A photocatalytic membrane with a thin TiO2 coating was fabricated and assessed on its performance under a solar simulator using real, nonpotable surface water [20].

    Light transmitting sintered glass membrane substrates were used as a solution to light attenuation. The sintered glass substrate has a high transparency in shorter wavelengths under 355 nm but decreases to 10% at higher wavelengths over 370 nm, which was enough to facilitate photocatalytic activity on the surface of the membrane. The photocatalytic response was effective in reducing the irreversible fouling of the membrane by 8-folds (from 0.0001 m2/L to 0.0008 m2/L) in hydraulically irreversible fouling index (HIFI) values. In addition, the time to chemical clean (TtCC) improved by 4.5 folds, from 2.0 days to 8.8 days under solar irradiation. This led to an improvement in filtration energy saving, as energy consumption was calculated to be 0.01 kWh/m3 while no solar irradiation had 0.02 kWh/m3 energy consumption. Turbidity removal and UV254 absorbance was also improved by the TiO2 coating. Turbidity removal increased from 39% to 94% with the added TiO2 coating. High performance size exclusion chromatography (HPSEC) for total organic carbon (TOC) revealed that the main rejec in TOC removal was membrane rejection, not photocatalysis.

    A combined photocatalysis (TiO2/UV) and membrane filtration system was studied for its applications in the disinfected secondary effluent treatment[21].

    The secondary effluent consisted of dissolved organic carbon (DOC) and was characterized by liquid chromatography- organic carbon detector (LC-OCD) technique. DOC removal was tested at different TiO2 concentrations (0.5, 1, 2, and 4 g/L). There were no significant changes in adsorption in high TiO2 concentrations, as the removal rate ranged from 9 to 12% in 0.5 and 4 g/L concentrations. This indicated that the TiO2 surface could only adsorb a portion of organics. With the addition of UV exposure, after 20 minutes, DOC concentration slightly increased due to intermediate UV oxidation products being released from the TiO2 and then continued to decrease for 1,2, and 4 g/L TiO2 concentrations. DOC removal was between 3% to 23% in 0.5 and 4 g/L concentrations, indicating that the effective organic matter removal was not achieved in the secondary effluent. UV absorbance at 254 nm decreased by 8%, 20%, 33%, and 52% for concentrations of 0.5, 1, 2, and 4 g/L respectively. These values were twice as big as DOC removal. In a control test with humic acid (HA) system, the DOC and UV254 removal rate was > 80% and > 90% respectively. Permeate flux in the ceramic ultrafiltration membranes were improved as the TiO2 concentration increased. Figure 8 represents permeate flux after photocatalysis of wastewater containing different TiO2 slurry concentrations. DOC and UV254 removal improved with the combination of photocatalysis and ceramic filtration, from 23% to 60% and 52% to 54% in 4 g/L TiO2 concentration. LC-OCD analysis revealed that the amin foulants in secondary effluent were substances eluting in the biopolymer peak.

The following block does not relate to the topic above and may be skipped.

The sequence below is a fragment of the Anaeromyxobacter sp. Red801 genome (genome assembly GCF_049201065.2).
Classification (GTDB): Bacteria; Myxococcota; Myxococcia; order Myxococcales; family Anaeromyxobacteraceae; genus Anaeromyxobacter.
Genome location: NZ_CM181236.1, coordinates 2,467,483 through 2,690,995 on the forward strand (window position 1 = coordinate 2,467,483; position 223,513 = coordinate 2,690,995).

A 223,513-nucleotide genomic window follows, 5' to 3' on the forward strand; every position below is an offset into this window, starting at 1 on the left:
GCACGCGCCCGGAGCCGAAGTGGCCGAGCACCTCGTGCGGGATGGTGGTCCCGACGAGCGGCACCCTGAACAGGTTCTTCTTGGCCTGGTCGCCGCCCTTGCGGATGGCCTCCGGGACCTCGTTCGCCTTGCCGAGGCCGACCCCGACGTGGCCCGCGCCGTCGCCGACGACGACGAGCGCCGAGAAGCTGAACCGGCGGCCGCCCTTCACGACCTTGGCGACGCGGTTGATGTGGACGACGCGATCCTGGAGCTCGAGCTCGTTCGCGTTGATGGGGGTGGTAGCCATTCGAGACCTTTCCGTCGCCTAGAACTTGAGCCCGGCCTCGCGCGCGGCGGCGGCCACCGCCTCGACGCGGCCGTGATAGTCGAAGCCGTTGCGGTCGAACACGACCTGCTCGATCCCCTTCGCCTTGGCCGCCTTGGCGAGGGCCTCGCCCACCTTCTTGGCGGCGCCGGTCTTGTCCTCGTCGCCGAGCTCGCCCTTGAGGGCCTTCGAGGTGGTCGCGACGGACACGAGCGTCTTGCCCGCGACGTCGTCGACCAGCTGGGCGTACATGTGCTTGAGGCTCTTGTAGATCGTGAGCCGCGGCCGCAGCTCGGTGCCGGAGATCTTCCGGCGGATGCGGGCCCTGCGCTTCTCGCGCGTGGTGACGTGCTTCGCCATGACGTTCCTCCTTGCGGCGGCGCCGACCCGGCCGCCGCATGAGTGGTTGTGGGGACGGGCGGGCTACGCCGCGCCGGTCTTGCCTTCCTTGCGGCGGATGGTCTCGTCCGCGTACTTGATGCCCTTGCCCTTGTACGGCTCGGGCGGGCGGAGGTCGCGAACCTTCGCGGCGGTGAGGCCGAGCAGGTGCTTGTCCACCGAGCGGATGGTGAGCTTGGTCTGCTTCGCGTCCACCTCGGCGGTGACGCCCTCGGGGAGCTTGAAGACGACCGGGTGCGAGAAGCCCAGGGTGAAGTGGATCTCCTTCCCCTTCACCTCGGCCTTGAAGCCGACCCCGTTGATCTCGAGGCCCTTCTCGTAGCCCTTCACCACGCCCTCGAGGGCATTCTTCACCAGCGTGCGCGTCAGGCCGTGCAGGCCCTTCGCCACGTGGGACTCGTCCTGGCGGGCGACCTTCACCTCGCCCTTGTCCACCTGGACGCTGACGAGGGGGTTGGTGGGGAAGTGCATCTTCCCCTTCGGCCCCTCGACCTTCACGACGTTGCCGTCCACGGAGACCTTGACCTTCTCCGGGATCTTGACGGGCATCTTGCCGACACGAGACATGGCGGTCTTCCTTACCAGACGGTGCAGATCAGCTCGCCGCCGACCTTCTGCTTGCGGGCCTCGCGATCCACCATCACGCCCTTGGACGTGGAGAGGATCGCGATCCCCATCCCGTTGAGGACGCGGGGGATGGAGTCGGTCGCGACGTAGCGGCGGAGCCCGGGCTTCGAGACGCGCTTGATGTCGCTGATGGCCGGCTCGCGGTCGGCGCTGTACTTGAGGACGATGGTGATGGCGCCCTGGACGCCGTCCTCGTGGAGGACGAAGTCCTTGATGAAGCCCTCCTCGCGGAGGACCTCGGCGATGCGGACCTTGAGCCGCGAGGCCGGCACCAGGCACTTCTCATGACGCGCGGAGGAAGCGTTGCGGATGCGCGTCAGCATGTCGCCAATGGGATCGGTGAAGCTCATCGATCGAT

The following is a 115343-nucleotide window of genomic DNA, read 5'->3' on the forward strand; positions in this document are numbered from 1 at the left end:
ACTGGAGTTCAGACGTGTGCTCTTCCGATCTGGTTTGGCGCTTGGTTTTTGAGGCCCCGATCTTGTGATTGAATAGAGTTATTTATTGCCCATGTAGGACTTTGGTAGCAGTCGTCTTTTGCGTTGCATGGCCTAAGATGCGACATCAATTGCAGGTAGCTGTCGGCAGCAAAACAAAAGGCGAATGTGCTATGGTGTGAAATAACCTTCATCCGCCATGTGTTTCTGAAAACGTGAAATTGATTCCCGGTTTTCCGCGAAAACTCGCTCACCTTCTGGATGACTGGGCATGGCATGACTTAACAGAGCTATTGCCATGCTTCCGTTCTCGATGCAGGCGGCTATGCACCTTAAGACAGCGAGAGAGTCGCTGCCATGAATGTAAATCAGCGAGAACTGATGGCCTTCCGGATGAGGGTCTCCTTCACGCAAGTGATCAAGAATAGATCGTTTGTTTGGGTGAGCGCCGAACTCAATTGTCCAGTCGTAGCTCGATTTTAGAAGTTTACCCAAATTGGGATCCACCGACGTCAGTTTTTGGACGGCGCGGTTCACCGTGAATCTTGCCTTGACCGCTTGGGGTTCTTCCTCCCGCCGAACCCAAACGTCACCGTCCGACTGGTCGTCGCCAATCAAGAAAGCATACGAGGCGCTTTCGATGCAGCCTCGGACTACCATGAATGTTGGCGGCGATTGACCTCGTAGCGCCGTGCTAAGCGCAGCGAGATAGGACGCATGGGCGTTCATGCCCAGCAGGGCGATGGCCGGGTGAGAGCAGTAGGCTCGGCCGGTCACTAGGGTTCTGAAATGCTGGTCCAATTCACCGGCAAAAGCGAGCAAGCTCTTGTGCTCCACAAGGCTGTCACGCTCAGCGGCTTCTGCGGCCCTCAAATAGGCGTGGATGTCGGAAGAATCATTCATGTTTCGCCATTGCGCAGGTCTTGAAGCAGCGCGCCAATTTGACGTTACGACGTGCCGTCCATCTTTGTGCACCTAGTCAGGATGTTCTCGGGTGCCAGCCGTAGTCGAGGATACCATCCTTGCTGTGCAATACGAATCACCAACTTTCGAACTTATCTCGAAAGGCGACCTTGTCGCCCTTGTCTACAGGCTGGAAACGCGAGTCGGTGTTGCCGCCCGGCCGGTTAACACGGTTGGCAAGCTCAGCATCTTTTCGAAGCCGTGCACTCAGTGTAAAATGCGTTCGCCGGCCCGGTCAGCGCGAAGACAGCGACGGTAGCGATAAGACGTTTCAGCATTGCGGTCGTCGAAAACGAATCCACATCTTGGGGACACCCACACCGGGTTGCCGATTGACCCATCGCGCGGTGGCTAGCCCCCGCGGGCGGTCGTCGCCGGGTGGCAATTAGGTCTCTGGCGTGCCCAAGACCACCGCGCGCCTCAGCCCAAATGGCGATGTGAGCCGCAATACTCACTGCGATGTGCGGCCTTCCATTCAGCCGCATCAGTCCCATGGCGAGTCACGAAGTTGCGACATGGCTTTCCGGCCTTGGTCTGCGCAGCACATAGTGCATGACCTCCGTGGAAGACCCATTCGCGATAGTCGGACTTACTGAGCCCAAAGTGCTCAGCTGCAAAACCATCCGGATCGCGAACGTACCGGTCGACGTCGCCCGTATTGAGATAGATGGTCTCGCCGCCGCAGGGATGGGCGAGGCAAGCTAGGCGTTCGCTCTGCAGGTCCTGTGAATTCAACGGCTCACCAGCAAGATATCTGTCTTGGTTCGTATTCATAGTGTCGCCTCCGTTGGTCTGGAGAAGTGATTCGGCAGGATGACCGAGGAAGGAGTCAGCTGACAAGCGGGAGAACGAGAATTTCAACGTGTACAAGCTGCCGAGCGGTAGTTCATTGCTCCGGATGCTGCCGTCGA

A TiO2 nanofiber membrane (TNM) loaded on porous fly ash ceramic support (PFACS) was fabricated using semi-dry press and hydrothermal process to study its applications in the removal of organic pollutants Rhodamine B (RhB) and heavy metal ions (Cu(II), Cd(II), Cr(VI))[22]. TNM-PFACS showed high efficiency in the removal of divalent heavy metal ions, with 96.38% and 89.33% removal efficiency for Cd(II) and Cu(II) respectively, over a period of 240 minutes. This is due to the electrostatic force of the negatively charged surface and high surface area of TNM-PFACS. With the RhB solution, TNM-PFACS showed a 40.84% removal rate. When all pollutants were existent in the solution, cationic species showed a competition adsorption, which was shown by the decrease in the Cd(II) and RhB removal from 96.38 to 41.53% and 40.84 to 22.44% respectively. However, Cr(VI) removal increased due to the existence of RhB enhancing Cr(IV) adsorption and electrostatic attraction. In the photodegradation process, Cu(II) and Cd(II) removal was not significantly affected, while the removal of RhB and Cr(VI) removal significantly increased, achieving maximum removal rate of 97.09% for Cr(VI).

    2.2. Zinc Oxide

    ZnO has numerous benefits such as high degradation rates for organic pollutants compared to other metal oxides such as TiO2. In addition, ZnO exhibits high photocatalytic reactivity, and is cheap to source. ZnO can be modified to absorb visible light as well as UV light by nitrogen doping.